Hanging out at the top of Germany, 1 of 4

Previously, I wrote about the ways to ascend to the highest point in Germany, the Zugspitze, in the Bavarian Alps.

I rode the Bayerische Zugspitzbahn railway from Garmisch to Eibsee, followed by the steep Eibseeseilbahn cable-car/aerial tramway directly to the summit. Although the mid-level clouds earlier in the morning looked like a no-go, I “broke through” the clouds into clear blue skies at the Zugspitze summit. As clouds continue to roll in and out, up and over the summit, I stayed at the summit for a number of hours in the glorious sun to snap away at the scenery around and below.

There is a truckload of photos to fill many posts and pages, but I’ve selected plenty for the following series of four posts to describe and show the view at the Zugspitze summit:

  • part 1 (the post you’re reading now) is on the German side of Zugspitze,
  • parts 2 and 3 are over on the Austrian side of the summit,
  • and part 4 is a final set of photos from the German side, after much of the cloud below cleared.

Walking from one side of the summit to the other only takes ten minutes, even with the ever-present crowds in the way! Besides, with the pointy craggy summit at 2960 metres (9710 feet) above sea level, it’s not very far where one can wander off.

ZugspitzeDownstairs to the Eibsee cable car, or the Zugspitzplatt.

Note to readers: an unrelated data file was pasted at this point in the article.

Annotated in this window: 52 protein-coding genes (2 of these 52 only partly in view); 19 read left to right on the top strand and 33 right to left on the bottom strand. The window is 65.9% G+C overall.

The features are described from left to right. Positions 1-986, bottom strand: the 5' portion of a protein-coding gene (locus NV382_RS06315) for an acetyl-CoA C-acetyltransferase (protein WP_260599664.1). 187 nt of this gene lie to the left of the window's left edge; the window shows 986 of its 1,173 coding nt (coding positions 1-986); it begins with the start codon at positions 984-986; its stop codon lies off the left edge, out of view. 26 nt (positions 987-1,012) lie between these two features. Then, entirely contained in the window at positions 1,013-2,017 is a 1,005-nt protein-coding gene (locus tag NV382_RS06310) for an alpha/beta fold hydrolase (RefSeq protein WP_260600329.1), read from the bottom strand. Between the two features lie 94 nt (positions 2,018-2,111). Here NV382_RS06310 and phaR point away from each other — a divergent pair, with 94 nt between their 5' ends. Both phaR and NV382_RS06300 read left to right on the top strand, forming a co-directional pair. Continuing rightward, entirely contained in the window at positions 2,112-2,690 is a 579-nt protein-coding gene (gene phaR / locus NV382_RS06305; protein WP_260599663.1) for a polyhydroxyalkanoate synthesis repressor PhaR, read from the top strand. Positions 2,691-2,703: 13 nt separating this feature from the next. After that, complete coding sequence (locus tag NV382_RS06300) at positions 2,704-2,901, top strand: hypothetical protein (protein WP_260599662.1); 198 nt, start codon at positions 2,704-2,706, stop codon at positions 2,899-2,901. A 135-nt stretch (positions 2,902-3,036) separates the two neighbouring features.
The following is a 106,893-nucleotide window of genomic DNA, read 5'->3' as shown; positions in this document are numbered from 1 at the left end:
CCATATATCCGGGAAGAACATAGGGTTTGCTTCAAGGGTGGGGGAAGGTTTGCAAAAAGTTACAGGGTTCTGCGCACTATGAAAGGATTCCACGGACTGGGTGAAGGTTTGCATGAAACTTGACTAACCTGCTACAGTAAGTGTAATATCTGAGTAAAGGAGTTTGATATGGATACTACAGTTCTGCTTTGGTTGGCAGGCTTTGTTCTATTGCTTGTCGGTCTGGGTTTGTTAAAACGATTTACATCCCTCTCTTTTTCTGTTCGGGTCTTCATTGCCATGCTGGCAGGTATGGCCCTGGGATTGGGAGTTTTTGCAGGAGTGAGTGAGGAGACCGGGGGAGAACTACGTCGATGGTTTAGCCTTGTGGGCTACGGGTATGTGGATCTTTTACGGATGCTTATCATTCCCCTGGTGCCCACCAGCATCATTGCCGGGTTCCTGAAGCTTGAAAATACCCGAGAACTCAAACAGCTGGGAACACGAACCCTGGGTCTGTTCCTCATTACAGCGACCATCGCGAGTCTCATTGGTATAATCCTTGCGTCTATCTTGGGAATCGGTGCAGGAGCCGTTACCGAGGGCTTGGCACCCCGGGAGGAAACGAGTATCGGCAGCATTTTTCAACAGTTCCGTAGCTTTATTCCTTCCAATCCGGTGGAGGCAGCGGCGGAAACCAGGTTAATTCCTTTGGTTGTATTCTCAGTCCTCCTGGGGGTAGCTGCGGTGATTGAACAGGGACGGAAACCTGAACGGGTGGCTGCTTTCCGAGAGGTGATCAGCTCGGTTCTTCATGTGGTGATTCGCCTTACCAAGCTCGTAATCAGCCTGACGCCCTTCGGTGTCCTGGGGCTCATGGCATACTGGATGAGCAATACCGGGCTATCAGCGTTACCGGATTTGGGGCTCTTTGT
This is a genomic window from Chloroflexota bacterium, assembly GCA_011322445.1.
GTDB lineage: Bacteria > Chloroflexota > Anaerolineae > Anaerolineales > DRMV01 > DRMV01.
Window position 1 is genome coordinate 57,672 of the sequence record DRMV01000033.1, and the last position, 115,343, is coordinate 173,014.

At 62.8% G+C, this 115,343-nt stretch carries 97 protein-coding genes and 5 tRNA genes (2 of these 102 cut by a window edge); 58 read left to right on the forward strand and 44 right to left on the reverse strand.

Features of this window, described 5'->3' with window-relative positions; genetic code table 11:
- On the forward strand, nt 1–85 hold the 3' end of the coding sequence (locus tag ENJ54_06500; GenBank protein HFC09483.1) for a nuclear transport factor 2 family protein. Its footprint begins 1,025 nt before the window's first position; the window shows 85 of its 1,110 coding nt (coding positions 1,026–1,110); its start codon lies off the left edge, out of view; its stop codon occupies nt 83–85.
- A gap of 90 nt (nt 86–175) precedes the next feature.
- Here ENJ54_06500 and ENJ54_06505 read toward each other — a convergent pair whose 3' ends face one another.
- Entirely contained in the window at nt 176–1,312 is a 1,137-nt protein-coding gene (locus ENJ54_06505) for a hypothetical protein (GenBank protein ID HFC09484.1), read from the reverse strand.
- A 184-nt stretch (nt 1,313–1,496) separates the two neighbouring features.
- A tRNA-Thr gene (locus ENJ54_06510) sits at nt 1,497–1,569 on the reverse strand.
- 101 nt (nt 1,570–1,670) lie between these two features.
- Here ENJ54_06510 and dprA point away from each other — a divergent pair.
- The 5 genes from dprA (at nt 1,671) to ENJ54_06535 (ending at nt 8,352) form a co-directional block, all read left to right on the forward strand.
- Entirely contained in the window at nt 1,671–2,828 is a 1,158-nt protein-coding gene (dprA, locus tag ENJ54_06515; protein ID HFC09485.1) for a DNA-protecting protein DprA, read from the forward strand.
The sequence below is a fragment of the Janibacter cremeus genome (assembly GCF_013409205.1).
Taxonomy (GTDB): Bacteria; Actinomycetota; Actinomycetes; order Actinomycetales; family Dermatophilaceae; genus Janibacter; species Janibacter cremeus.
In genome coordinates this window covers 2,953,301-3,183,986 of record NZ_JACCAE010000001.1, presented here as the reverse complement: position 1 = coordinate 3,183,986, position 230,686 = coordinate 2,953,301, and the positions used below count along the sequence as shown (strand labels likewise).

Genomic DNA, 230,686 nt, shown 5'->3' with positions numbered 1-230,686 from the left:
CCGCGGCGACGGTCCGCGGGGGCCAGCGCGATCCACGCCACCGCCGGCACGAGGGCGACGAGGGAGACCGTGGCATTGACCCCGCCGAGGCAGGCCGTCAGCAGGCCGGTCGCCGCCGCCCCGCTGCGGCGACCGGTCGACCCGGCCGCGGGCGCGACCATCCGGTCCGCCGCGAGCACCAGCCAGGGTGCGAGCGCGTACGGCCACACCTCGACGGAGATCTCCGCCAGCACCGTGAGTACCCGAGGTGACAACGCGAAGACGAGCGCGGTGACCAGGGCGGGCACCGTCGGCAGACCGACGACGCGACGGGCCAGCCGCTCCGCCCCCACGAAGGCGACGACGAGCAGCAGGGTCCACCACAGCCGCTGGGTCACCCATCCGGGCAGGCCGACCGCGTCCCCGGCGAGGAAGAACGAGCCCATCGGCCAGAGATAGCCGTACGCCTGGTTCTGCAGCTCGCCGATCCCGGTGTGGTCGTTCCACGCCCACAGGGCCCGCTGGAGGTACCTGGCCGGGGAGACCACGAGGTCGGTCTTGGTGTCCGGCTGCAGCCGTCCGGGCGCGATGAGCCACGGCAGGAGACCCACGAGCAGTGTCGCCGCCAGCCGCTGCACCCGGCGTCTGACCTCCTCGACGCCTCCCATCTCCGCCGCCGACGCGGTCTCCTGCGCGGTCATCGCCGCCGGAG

ZugspitzeUpstairs to the summit to view the cross, or over to Austrian side.

ZugspitzeSummit temp. -12C (+10F), summit winds 17 km/h (11 mph), windchill -20C (-4F), visibility 30 km (19 mi). In the valley below in Garmisch-Partenkirchen: +5C (41F).

ZugspitzeBergstation (Upper station), Bayerische Zugspitzbahn. Yeah, it really does look that cold.

ZugspitzeBackground through the frozen fog/mist, left-to-right: Alte Zollhütte, Meteorologischer Turm, Münchner Haus, broadcast tower for Austrian ORF

ZugspitzeMünchner Haus (Munich House): German Alpine Association (Deutscher Alpenverein) shelter-hut, built in 1897.

ZugspitzeZugspitzeMailbox with address & postcode: Münchner Haus, D-82475, Zugspitze.

With address and post-code “Münchner Haus, D-82475, Zugspitze”, this Deutsche Post mailbox at an altitude of 2960 metres (9710 feet) is the highest mailbox in Germany. When the post office is open, you can have outgoing mail stamped with “Zugspitze”, just as you would in any Deutsche Post in a German town below.

How did I get up to the top of Germany? You can read about my ascent to Zugspitze here.

Have you also gone up to the highest point in Germany? Please leave your comments below!


The series:

The windchill estimate above was obtained from the U.S. NWS Wind Chill Index and from the Environment Canada Windchill Calculator. I made the photos above on 9 October 2011. This post is originally published on Fotoeins Fotopress (fotoeins.com).